Music for the wisdom of the soul; physical training for the spirited. Each part receives what it
needs in the appropriate degree: harmony.
Who will rule the city?:
It would appear that he has hereto discussed two distinctions/
A ruler over the ruled; the strong over the weak.
Doctor can be both his doctor and his patient, and thus exercise his craft for the
advantage of himself.
Thrasymachus flood the group with a speech. It is not cle
Philosopher as guardian:
Lover of the pleasures of the soul truth.
Persons of virtue, with great memories and graceful though processes
Employs an analogy, likening a city to a ship:
The vicious condemn the decent, for want of kno
Continuance of discussion on education:
How about courage?
Expunge disparagement about Hades, so that warriors do not fear death
Delete the lamentations and wailings of famous men
If falsehoods are to be used by anyone, it i
Adeimantus remarks that, deprived of these luxuries the guardians would not be happy.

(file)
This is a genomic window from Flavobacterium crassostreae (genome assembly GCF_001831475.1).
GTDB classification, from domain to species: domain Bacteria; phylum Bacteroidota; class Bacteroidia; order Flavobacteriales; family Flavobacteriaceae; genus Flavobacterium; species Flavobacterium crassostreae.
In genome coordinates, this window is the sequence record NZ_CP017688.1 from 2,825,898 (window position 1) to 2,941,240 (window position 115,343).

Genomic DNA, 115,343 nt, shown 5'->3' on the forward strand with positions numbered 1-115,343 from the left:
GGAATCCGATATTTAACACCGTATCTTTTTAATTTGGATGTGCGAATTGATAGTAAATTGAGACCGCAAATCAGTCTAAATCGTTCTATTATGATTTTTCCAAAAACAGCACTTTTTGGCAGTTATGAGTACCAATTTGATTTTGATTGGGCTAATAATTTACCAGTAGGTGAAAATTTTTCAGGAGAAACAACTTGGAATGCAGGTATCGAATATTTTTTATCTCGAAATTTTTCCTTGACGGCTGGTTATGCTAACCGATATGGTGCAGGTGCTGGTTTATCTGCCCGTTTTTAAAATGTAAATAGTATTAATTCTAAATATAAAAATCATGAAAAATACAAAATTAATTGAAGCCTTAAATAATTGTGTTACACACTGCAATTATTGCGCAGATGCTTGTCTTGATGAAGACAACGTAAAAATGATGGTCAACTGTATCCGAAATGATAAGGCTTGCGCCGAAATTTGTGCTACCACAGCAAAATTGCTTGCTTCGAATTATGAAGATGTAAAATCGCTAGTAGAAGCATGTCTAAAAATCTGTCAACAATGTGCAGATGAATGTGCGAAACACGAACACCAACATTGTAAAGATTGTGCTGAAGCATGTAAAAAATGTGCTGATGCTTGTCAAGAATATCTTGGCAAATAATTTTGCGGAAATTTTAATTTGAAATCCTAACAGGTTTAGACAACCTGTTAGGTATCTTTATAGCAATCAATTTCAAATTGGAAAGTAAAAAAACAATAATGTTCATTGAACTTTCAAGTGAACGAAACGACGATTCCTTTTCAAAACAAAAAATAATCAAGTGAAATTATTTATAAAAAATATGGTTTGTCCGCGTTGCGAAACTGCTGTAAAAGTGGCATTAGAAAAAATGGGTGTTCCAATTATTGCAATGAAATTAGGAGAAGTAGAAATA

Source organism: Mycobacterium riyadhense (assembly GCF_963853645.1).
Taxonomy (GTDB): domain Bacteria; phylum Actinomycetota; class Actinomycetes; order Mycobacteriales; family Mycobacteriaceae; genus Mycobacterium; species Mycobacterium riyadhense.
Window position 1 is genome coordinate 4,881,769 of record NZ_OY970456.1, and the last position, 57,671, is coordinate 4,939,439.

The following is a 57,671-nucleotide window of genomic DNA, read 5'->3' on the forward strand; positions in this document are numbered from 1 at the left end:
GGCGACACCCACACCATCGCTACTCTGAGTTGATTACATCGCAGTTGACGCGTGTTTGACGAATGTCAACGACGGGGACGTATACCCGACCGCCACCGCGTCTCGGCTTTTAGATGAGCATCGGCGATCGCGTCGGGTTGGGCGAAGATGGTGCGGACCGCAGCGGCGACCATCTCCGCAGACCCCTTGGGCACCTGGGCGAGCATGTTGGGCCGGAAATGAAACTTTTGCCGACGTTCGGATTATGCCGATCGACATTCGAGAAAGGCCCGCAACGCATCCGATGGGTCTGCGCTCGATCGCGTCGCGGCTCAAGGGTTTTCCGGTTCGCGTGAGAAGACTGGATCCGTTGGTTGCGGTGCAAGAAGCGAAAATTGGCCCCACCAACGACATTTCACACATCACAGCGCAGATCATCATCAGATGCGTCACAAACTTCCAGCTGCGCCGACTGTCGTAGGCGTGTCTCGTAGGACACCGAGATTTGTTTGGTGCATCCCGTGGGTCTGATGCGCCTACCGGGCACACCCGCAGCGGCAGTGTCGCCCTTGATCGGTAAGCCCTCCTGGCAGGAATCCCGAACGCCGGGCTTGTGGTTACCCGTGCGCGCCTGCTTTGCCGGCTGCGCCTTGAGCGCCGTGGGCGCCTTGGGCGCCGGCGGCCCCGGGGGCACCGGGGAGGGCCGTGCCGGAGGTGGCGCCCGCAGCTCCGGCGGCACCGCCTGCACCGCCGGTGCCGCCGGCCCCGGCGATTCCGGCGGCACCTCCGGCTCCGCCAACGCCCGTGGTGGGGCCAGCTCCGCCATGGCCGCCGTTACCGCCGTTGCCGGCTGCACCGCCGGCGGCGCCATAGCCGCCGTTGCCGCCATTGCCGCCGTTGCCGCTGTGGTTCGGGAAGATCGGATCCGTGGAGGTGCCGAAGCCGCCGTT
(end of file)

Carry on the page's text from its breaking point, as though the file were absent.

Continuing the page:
Socrates rejoing that it is not the one he wants to make happy but the whole city.
Extends the province of the guardians to include that of gua
Concerning the rearing and upbringing of women and children
The same qualities which were discovered in male natures are sought to exist in female natures
Only to a weaker degree
Like paired with like women soldier to a male sold
Glaucon takes up the discussion:
Proposes that there are three types of goods:
Goods for themselves
Goods for their rewards
Goods in themselves and Goods for their rewards
Socrates claims that justice must be of the third ki
Socrates tells a story:
Recounts a discussion with an old man, Cephalus, who discourses on the road of old age.
Cephalus mentions that in old age the shackles and tyranny of bodily desires are absent.
Very promising for us.
Adeimantus interposes at the close of Glaucons account, promising to give an account of justice
that is opposed the the latters:
Though to disclaim what Adeimantus proposes, Glaucon reminds that he is only a delegate of the
To compare the effect of education and the lack of it, Socrates
Allegory of the Cave:
Prisoners in darkness, seeing only shadows through the fire
The prisoner is released and emerges from the dwelling
Shadows, relfections: objec